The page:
DETAILED DESCRIPTION OF THE PREFERRED EMBODIMENT

The present invention will be described with respect to several preferred embodiments of FIGS. 1-8.

In general, FIGS. 1-7 show a conduit assembly 100 with the features of conduit connector assembly fitting 10 at various rotational settings from 0-360 degrees with respect to the locking faces or mating surfaces 11 a, 12 a which accommodates a plurality of degrees of separation with respect to the cable receiving end 1 a, and cable egress end 2 b. Conduits are elongated tubular members used to contain a single or a plurality of electrical cables (not shown) therein and are connected to each other by a conduit connector assembly fitting 10. The conduit is used to run the cable over a longitudinal expanse so as to protect the cables within the conduit. Conduits of this type may be preferably formed of a variety of materials including rigid plastic, elastomeric polymer, ceramic, and metal. FIG. 8 shows the steps to pass a wire or a cable through the two conduits separated by a non-common axis utilizing the apparatus of the present invention.

Describing the Figures with more specificity, FIG. 1 shows conduit assembly 100 at, for purposes of discussion herein, a 0 degree rotation about the mating surfaces, i.e. the cable receiving end 1 a is located at the lower left corner of the figure and the cable egressing end 2 b is located at the upper right corner of the figure, forming an S-shape in one plane. FIGS. 2-4 show various degrees of rotation depending on the angular position of the conduit assembly 100. FIG. 2, in particular, shows one member of a conduit assembly 100 at a 180 degree rotation about the mating surfaces, i.e. the cable receiving end 1 a is located at the lower left and the cable egressing end 2 b is located upwardly at a perpendicular thereto, forming an L-shape in one plane. FIG. 3, shows a conduit assembly 100 with one member at a 90 degree rotation about the mating surfaces. Explicitly, the cable receiving end 1 a is located at the lower left corner of the figure and the cable egressing end 2 b is facing outwardly of the paper and perpendicular thereto in two planes.

However, it may be appreciated that the present invention may be practiced with respect to any angle in between from 0-360 degrees with respect to the locking faces or mating surfaces 11 a, and 12 a relative to each other for the desired application. Thereby, such wide degree of freedom in placing the mating surfaces at different rotation positions allows placing cable receiving end 1 a of elbow 1 and the cable egressing end 2 b of elbow 2 at various angles from each other and in various different planes in connection with other conduits (not shown) at different axes.

As shown in FIG. 1, the assembly fitting 10 includes elbows 1 and 2 formed as tubular members with cable receiving ends 1 a, 2 a for receiving cable therethrough (such as from the conduit). The assembly fitting 10 also includes cable egressing ends 1 b, 2 b through which the electrical cables extend (such as into a conduit). Alternatively, cable ingress/egress ends could be reversed. Conduit connector assembly fitting 10 of the present invention also includes first alignment connector half 11, a second alignment connector half 12 being generally annular about the exterior surface of elbows 1 and 2 respectively. Alignment connector halves 11, and 12 are generally cylindrical members having two spaced apart ends (17, 18 for connector half 11, and 23, 24 for connector half 12) and an externally threaded sidewall 19 surrounding at least one of them.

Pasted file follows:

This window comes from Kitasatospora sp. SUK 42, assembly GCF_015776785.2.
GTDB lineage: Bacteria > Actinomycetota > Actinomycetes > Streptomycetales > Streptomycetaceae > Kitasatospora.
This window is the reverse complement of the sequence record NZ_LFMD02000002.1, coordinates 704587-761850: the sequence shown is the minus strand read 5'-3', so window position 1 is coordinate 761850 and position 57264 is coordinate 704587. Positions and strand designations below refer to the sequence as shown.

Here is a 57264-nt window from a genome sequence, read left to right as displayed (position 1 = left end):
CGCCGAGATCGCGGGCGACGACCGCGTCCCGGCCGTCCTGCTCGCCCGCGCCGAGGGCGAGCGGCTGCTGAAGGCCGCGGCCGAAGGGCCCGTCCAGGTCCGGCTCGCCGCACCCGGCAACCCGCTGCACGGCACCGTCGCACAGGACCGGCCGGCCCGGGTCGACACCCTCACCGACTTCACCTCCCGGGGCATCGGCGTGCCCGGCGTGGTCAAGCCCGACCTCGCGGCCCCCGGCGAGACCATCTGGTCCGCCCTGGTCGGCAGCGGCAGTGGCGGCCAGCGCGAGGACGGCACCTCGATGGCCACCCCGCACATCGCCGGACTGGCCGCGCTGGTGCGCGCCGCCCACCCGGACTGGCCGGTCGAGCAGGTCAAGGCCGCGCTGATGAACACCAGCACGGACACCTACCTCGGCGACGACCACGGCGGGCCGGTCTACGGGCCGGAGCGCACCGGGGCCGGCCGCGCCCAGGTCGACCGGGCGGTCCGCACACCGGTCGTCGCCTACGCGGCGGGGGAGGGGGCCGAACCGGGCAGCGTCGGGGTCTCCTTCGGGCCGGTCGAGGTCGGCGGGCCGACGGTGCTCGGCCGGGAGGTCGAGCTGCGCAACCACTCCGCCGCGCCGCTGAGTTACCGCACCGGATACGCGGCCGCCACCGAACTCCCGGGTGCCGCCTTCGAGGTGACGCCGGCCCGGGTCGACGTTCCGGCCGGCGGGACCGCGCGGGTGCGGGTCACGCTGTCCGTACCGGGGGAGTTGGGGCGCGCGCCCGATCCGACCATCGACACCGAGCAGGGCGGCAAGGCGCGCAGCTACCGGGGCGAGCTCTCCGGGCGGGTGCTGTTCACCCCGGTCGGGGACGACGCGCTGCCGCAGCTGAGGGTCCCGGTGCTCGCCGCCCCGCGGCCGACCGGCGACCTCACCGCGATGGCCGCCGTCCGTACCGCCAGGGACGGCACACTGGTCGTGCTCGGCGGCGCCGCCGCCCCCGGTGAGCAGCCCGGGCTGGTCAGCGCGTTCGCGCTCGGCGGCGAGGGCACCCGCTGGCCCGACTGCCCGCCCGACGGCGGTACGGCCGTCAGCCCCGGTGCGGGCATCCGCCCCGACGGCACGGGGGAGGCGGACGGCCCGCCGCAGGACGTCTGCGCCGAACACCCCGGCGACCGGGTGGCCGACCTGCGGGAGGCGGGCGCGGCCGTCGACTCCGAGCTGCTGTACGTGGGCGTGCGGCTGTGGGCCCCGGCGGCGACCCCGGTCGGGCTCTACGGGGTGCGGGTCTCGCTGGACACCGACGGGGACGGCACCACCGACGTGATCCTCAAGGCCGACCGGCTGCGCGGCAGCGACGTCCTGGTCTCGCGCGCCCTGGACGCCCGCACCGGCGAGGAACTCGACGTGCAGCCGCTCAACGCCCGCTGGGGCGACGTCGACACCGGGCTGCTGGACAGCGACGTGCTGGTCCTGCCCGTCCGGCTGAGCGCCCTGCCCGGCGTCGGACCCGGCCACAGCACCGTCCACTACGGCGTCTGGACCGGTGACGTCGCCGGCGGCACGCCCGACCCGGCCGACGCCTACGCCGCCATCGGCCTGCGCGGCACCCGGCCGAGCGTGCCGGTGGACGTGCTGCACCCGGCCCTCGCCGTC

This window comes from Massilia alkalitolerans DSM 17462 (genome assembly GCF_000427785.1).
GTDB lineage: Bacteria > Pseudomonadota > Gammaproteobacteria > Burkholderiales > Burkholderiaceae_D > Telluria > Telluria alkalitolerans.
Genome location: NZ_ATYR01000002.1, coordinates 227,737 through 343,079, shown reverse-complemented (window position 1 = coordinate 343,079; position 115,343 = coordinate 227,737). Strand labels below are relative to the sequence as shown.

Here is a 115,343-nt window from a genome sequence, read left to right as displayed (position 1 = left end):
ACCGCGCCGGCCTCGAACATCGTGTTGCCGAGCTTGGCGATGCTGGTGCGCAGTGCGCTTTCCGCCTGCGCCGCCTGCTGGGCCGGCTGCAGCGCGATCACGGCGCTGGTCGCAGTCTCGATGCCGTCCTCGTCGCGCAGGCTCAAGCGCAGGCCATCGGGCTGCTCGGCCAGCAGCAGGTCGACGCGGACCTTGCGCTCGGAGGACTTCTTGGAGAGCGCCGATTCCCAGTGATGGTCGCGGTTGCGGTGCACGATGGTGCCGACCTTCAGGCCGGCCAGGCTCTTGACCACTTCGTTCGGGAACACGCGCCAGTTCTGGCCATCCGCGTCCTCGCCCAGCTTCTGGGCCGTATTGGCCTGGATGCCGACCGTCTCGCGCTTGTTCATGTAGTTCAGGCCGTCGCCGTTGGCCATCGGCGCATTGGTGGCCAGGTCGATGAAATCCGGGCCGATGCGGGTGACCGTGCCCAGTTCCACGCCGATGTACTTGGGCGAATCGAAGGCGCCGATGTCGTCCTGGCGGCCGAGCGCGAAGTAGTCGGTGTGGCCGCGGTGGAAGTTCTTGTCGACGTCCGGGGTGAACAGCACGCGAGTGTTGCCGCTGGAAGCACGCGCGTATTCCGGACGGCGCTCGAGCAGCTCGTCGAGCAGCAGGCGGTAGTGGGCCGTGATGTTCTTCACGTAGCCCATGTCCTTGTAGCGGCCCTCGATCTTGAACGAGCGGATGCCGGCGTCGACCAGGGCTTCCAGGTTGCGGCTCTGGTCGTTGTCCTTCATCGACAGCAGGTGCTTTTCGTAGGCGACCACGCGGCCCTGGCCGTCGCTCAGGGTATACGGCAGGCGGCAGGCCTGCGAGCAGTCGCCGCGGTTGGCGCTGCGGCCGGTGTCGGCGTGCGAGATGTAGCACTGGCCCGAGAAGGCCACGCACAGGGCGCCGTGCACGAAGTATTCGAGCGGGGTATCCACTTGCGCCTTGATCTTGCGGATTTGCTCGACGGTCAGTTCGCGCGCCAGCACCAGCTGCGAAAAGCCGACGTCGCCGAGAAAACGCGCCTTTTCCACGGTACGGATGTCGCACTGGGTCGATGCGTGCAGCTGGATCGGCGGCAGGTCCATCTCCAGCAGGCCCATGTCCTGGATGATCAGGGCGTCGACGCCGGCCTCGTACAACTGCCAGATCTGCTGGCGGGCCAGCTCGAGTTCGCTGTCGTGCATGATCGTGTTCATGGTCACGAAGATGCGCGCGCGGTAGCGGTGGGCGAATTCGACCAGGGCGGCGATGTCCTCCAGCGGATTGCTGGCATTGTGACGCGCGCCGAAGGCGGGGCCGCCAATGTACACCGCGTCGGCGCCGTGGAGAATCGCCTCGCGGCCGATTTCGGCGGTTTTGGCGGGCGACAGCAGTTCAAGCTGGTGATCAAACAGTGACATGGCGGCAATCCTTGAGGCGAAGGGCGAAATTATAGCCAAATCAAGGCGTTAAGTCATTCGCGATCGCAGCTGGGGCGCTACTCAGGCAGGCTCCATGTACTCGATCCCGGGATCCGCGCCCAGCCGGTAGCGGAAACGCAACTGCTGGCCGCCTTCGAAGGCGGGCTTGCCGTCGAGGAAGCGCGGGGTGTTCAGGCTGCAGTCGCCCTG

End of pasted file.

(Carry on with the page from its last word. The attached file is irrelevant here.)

In this embodiment, first connector half 11 has an outwardly extending flange portion and a cylindrical externally threaded side wall 19 between ends 17 and 18. First connector half 11 is bored through the center from the attachment end 17 to second end 18 to allow for elbow 1 (or a wire passageway) to extend therethrough. The attachment end 17 has a locking face or mating surface 11 a which has a surface profile including teeth-like protuberances and depressions or notches 15 to provide a fast mating surface such as an uneven surface. Additionally, FIG. 1 shows the cylindrical externally threaded sidewall 19 of the first connector half 11 for screw attachment thereto. These halves 11 and 12 are supplemented by a gland nut 14, and an o-ring gasket 13.

The second connector half 12 is similar to the first connector half 11 with an outwardly extending flange portion that includes a second spaced apart end 23, an attachment spaced apart end 24 and side wall 25 therebetween. FIG. 1 also shows the attachment spaced apart end 24 having a locking or second mating surface 12 a with teeth-like formation or notches 16, similar to mating surface 11 a of first connector half 11. Both mating surfaces 11 a and 12 a have an inter-engaging design such that, in combination, they provide for alignment and securing of the connector halves 11, 12 at the desired angle and prevent rotational movement of the mating surface 11 a and 12 a when they are engaged. It is further noted that first and second mating surfaces may be fabricated with friction surface devoid of such teeth-like formation or notches.

Alignment connector halves 11, and 12 may be formed from metal or non-metallic material, such as ceramic, plastic or composites. As shown in FIG. 1, alignment connector halves 11, 12 may be a single molded extension of elbows 1, 2, respectively. However, it is contemplated that the alignment connector halves 11, 12 may be separate fittings that are attached separately to conduits to be joined together.